Swan song: cygnets reported dead at 6 mile pond
Trumpeters have been spotted on side of the road since nest was flooded
Valdez Star photo
The two cygnets making up half of the swan family near mile 6 of the Richardson Highway died Thursday afternoon according to witnesses. The swans had been spending a great deal of time on the highway’s shoulder, as seen in this photo taken Wednesday evening.
The two cygnets being raised by the pair of swans that nest in the pond near Mile 6 on the Richardson Highway have died according to witnesses.
The swan family had been seen on the side of the highway numerous times this breeding season. Last Wednesday, the family of four, whose nest had been flooded out by recent high waters in the area, where seen attempting to cross the highway numerous times, but retreated to the shoulder or brush in the ditch at the sight of passing cars.
The parent swans, believed by most of their fans to be the same pair using the same area for at least five years, were still in the area Monday.
The family was again on the side of the road early Thursday afternoon, with everything seemingly normal. Sometime after 3 p.m. the cygnets were dead on the side of the road according to people on the scene. Valdez woman Tweet Parker – a big fan of the swan family – said the parents were crowded around their dead babies.
Rumors of the demise of the cygnets swept through Valdez, with many fans of the large water fowl contacting the Valdez Star or dropping by the office to see if it was true; some offered theories of what might have caused the demise of the cygnets.
The cygnets – which were still flightless and dependent on their parents – appeared to be willing to follow mom and dad (a female swan is called a pen, a male a cob) away from the natal nest Wednesday, but settled down to roost on the shoulder whenever their parents retreated back to the shoulder, probably fearing human/vehicular interference.
It is not yet known what exactly caused the demise of this year’s crop of baby swans and their Valdez fans were stricken at the news they were gone.
“I haven’t heard anything,” Valdez police chief Bill Comer said. “I don’t think we’ll ever know.”
Valdez police are responsible for monitoring flood-prone waterways. High waters from the Lowe River had flooded out the birds’ nest earlier in the week as the meandering tributaries of the flood plain licked at the highway across the road.
“The water changes course out there,” Comer said.
On Friday, fans of the water fowl made the trip to the six mile area, desperately scanning the surrounding waters and brush to look for wasn’t there.
DOT is also monitoring the river’s rising – and meandering - tributaries.
“The river’s running pretty swift,” Robert Dunning, DOT manager in Valdez said Monday. “For now it isn’t too much of an issue.”
Dunning said melt off from Marshall Pass in the North, combined with periodic heavy rains, have worked in concert to create the high waters.
When the City of Valdez installed a tsunami warning system on the shore of the nesting site – complete with a loud speaker that sends out a thunderous verbal warning with a tone each Wednesday at 5 p.m. - it was widely believed the pair would abandon the site. It was not to be.
Last nesting season, the pair nested in a similar area about a mile up the highway, but marched their small brood back to “swan pond”, as it is locally known, later in the summer season. This year, the pair returned and managed to hatch the two cygnets despite lingering ice in the area and late season snows.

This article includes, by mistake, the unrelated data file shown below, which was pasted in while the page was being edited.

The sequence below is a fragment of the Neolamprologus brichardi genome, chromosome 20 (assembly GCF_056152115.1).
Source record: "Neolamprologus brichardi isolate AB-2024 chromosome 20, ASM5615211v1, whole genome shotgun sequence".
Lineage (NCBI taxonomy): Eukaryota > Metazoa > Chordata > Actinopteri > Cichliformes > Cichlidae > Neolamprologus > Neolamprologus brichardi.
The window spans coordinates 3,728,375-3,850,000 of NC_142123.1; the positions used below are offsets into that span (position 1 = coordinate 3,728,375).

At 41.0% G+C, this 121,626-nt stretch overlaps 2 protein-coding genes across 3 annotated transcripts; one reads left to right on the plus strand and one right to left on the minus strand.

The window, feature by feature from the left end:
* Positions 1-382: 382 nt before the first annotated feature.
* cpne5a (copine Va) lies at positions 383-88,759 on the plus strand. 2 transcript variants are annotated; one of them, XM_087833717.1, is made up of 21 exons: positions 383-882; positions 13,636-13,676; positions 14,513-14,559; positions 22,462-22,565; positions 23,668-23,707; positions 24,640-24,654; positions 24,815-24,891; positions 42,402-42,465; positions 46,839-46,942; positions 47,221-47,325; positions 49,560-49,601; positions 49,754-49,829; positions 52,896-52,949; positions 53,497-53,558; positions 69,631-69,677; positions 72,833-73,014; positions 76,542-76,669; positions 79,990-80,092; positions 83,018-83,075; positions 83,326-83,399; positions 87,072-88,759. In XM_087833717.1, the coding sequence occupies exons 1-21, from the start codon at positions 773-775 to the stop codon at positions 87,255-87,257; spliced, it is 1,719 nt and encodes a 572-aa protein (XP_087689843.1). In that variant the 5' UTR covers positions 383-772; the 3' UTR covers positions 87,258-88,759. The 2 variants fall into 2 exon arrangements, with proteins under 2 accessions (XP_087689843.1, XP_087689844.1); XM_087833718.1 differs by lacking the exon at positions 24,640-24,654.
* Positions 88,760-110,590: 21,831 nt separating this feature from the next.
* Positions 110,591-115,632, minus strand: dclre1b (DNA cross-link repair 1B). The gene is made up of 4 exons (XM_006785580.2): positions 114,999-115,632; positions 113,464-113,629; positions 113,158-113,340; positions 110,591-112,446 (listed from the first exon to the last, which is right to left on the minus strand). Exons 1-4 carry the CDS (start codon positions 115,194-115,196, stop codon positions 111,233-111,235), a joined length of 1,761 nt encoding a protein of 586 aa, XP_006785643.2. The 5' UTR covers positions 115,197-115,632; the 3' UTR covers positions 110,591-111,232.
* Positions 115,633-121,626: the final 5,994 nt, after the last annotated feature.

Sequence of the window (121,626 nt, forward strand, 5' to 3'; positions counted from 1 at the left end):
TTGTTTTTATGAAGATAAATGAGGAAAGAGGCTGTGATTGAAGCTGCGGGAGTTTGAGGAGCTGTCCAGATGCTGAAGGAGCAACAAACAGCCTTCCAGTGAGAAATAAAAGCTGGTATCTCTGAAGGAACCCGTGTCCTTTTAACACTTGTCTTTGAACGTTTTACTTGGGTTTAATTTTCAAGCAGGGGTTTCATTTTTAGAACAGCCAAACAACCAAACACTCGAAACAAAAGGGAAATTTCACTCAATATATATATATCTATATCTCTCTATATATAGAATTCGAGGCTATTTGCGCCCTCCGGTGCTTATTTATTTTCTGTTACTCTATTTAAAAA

It is widely believed it is the same pair that returns to nest at the swan pond each year, though the belief is purely speculative without a true means of identification at hand.
What is known, is that trumpeter swans are long-lived and do mate for life.
Protection of Alaska’s trumpeter swan population falls under the jurisdiction of the US Fish and Wildlife Service. Its Anchorage office said that Alaska’s trumpeter swan population is actually growing and is not actively monitored.
According to the website of the Alaska Dept. of Fish and Game, trumpeter swans are the largest members of the waterfowl family.
“The young, or cygnets, hatch after 31 to 35 days of incubation. For the next 11 to 15 weeks the breeding pair guards their cygnets until they fledge,” says an article on the website that was authored by Dan Rosenberg and Tom Rothe. “During this time, the adult female completes her molt.”
Steve Revis photo
The cygnets were seen snoozing Thursday on the highway’s shoulder at around 10:45 a.m. The two were seen dead in about the same spot on the road, just after 3 p.m.
The male molts his wing feathers and becomes incapable of flight during the incubation time according to the article.
“In some years, early freeze-up causes significant losses of young for tundra and trumpeter swans,” it continues. “After this critical period in its life, a swan's chances of survival are generally high and their life span is relatively long for birds.”
Watching out for the arrival of the pair has become a rite of spring for many fans of the swans; once the pair arrives, getting a count of offspring becomes serious business, and it is not uncommon to spot swan admirers sitting on the side of the road, armed with binoculars and cameras, hoping to get a glimpse of the cygnets.
Spring of 2014 is likely to be a little extra busy in the area, as Valdez birdwatchers keep their fingers crossed, hoping for a return of the swans.